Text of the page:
As per the guidelines issued by the Central Consumer Protection Authority (CCPA) earlier in July, restaurants and hotels can no longer add service charge to the customer’s bill by default. The move comes with the aim to ward off unfair trade practices and protect the interest of consumers with respect to levying service charges in hotels and restaurants. The guidelines also enlist ways for the consumer to report issues in case they find service charge levied on their bills.
The benchmarks were set to address the increasing grievances registered on the National Consumer Helpline against restaurants and hotels levying service charge in the bill by default, without intimating consumers that settling such charge is voluntary and discretional.
However, the National Restaurant Association of India (NRAI) on 6 July stated that there is no illegality in levying the charge; it is a universally accepted trade practice.
Manish Pandey, Restaurant Manager at Hauz Khas Social, says that the menu card clearly states a 10% service charge will be levied on the bill. “When the customers see the bill and ask us to remove the service charge, we agree. Some people say that we must be devouring the service charge without paying its fair share to the waiters. But we all have a salary slip that mentions contribution from the service charge.”
Saying that the service charge was introduced to replace the tip system, Pandey adds, “From manager to those involved in housekeeping to utility – everyone gets the share. On the other hand, if a customer wants to give a tip, the person serving the customer gets it. Tip is individual, service charge is shared among all.”
He says, “If my salary is Rs 15,000, after the inclusion of service charge, it becomes Rs 22,000. We have to pay rent, educate our children, eat food, and pay for transportation. What will I save, How will I eat?”
On CCPA’s guidelines that state that there is no restriction on hotels or restaurants to set the prices for their food and beverages, Pandey points out that increasing the prices of food items on the menu will attract fewer customers. “If I get 1,000 customers, there would be 990 who would happily pay the service charge. But we will be abiding by the rules”, he concludes.
Kashish Aneja, co-founder of Xero Degrees in Connaught Place, says, “As a brand, we are in favour of the ban because the customer is of utmost priority to us, and we think that they should not be charged unnecessarily. Even without the ban, a lot of people had to go through the embarrassment wherein there was this entire debate around whether restaurants and hotels could actually levy this service charge, and some places started mentioning it in their menu cards.”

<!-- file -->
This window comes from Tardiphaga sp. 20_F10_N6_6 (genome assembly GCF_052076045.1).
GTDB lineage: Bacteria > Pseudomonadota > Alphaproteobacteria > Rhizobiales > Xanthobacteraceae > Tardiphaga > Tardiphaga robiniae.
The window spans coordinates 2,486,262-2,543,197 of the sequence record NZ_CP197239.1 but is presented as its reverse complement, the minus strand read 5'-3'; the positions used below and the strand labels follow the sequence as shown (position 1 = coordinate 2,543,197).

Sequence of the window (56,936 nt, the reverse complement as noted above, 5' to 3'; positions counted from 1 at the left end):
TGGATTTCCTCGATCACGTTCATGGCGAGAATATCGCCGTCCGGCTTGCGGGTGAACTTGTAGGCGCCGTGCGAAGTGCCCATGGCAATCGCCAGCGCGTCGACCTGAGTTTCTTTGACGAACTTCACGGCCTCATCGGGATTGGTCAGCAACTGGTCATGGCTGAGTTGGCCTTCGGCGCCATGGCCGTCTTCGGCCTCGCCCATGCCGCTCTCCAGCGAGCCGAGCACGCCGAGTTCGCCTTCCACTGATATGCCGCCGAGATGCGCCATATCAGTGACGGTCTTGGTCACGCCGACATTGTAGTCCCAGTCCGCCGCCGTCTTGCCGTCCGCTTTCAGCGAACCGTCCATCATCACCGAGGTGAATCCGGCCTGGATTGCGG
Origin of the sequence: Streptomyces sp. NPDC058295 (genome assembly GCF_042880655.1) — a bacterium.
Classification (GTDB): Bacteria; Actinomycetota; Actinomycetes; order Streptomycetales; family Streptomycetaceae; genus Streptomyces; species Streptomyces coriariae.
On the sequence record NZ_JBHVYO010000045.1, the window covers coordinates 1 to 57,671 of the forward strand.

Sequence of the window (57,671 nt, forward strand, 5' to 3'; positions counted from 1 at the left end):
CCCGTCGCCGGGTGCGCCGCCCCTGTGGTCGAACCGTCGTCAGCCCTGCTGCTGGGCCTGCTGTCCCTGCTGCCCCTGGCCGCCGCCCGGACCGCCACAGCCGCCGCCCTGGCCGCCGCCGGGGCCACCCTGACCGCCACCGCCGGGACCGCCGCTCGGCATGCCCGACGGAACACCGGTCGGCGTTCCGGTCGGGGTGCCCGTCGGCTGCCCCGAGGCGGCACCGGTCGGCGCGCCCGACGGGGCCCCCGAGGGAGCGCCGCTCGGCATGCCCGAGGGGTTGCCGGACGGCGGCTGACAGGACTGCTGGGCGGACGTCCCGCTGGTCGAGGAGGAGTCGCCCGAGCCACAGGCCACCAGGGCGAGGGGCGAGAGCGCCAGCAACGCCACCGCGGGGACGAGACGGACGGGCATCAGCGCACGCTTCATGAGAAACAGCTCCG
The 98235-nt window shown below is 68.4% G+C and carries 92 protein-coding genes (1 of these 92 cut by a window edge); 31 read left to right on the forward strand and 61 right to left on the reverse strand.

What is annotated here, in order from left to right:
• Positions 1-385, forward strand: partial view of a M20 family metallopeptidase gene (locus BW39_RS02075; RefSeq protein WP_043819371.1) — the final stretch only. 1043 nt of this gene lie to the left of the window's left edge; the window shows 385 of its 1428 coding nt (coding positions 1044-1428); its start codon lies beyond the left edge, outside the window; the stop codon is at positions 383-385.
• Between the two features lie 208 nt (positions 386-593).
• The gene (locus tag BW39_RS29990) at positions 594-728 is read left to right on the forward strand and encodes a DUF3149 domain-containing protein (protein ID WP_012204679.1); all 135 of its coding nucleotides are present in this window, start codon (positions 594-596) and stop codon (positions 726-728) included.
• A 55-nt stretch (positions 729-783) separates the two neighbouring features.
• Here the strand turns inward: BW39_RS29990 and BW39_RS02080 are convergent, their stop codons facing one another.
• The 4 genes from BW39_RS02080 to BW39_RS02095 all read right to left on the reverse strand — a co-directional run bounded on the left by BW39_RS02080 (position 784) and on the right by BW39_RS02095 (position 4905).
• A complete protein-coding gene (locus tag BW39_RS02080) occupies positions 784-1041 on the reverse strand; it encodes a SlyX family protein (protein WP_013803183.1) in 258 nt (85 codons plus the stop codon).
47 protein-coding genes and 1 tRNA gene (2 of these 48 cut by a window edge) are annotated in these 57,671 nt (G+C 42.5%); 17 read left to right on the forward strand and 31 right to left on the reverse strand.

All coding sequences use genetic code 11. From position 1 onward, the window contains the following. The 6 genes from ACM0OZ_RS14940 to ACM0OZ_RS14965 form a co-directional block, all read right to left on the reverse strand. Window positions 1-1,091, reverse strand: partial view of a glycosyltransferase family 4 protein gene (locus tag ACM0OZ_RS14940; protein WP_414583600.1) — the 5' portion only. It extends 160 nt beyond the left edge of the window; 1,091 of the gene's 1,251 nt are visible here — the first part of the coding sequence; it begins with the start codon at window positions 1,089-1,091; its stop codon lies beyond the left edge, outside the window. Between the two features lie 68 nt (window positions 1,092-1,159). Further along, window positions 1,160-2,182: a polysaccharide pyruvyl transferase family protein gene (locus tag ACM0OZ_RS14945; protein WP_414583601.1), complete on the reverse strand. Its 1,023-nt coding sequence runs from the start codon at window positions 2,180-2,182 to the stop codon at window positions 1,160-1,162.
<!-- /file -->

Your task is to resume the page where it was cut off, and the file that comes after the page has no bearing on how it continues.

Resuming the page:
Aneja continues, “And when the restaurants would ask the consumer to pay the add-on charge, the consumer would deny. But they couldn’t prove their point because there was nothing official about it as such. Now that there is proper ruling by CCPA, it makes things easier from the consumer’s point of view.”
He believes that the customer should decide if the service was exceptional. He says that back in the day, people used to pay tips like they do in other countries: “it is considered an add-on courtesy.”
On being asked if the new ruling will affect their business, Aneja asserts, “Brands who are in the hospitality industry are not selling their items cost to cost; they have their margins. But as far as the employees are concerned, there were certain restaurants that were following the practice of charging this amount from customers and dividing it among the staff. In such cases, employees will be affected.”
He adds that consumers should be a little more courteous towards the staff and make sure that they tip their servers and stewards whenever they step out if their overall experience has been good enough.
When asked if they are planning to increase the food pricing, Aneja states, “Our USP is that the pricing of our food items is very pocket-friendly, so we are going to stick to that as of now.”
Harsh Sisodia, Manager at Udupi Cafe near ITO, is happy with the government’s initiative and wonders why someone should pay a service charge if they are not happy with the service. “One should only pay when they find the service worthy enough. We remain unaffected with this initiative as we don’t impose any service charge. We take only 5% GST; however, we welcome the step.”
In line with Sisodia’s views was Azra Khan, who is a foodie and enjoys eating out a lot. Financial analyst in a Noida-based company, Khan is very chuffed with the government’s mandate. She says, “I don’t regret paying the service charge whenever I get a decent service at any restaurant.”
However, not having the choice to opt out from paying it bothers her when she doesn’t find the service up to the mark. She recalls one incident where she found a hair in what initially was a tempting, mouth-watering dish of chilli paneer. Although the platter was changed by the restaurant staff, her overall experience was unpleasant.
Aayushi Srivastava, student of class 11, Delhi Public School, welcomes the move as it would mean more savings in her pocket money.
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